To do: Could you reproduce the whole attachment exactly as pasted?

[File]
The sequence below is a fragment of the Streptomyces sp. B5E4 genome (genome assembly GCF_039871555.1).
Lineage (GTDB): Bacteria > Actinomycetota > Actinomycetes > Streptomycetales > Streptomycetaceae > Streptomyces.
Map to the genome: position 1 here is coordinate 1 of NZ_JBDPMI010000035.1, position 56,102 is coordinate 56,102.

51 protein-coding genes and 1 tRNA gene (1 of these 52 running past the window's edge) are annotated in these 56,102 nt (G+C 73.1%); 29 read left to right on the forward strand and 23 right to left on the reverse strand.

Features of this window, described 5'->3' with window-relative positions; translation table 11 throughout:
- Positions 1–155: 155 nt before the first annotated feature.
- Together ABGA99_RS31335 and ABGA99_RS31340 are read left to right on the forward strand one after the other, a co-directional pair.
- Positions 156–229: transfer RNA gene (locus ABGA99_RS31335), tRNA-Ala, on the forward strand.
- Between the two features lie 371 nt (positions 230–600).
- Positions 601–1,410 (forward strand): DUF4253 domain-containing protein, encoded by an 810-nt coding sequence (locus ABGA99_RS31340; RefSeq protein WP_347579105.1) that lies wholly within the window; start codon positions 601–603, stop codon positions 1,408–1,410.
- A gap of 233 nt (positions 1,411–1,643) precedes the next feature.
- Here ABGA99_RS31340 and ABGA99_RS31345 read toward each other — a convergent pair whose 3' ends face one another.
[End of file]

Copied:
The sequence below is a fragment of the Streptomyces sp. B5E4 genome (genome assembly GCF_039871555.1).
Lineage (GTDB): Bacteria > Actinomycetota > Actinomycetes > Streptomycetales > Streptomycetaceae > Streptomyces.
Map to the genome: position 1 here is coordinate 1 of NZ_JBDPMI010000035.1, position 56,102 is coordinate 56,102.

51 protein-coding genes and 1 tRNA gene (1 of these 52 running past the window's edge) are annotated in these 56,102 nt (G+C 73.1%); 29 read left to right on the forward strand and 23 right to left on the reverse strand.

Features of this window, described 5'->3' with window-relative positions; translation table 11 throughout:
- Positions 1–155: 155 nt before the first annotated feature.
- Together ABGA99_RS31335 and ABGA99_RS31340 are read left to right on the forward strand one after the other, a co-directional pair.
- Positions 156–229: transfer RNA gene (locus ABGA99_RS31335), tRNA-Ala, on the forward strand.
- Between the two features lie 371 nt (positions 230–600).
- Positions 601–1,410 (forward strand): DUF4253 domain-containing protein, encoded by an 810-nt coding sequence (locus ABGA99_RS31340; RefSeq protein WP_347579105.1) that lies wholly within the window; start codon positions 601–603, stop codon positions 1,408–1,410.
- A gap of 233 nt (positions 1,411–1,643) precedes the next feature.
- Here ABGA99_RS31340 and ABGA99_RS31345 read toward each other — a convergent pair whose 3' ends face one another.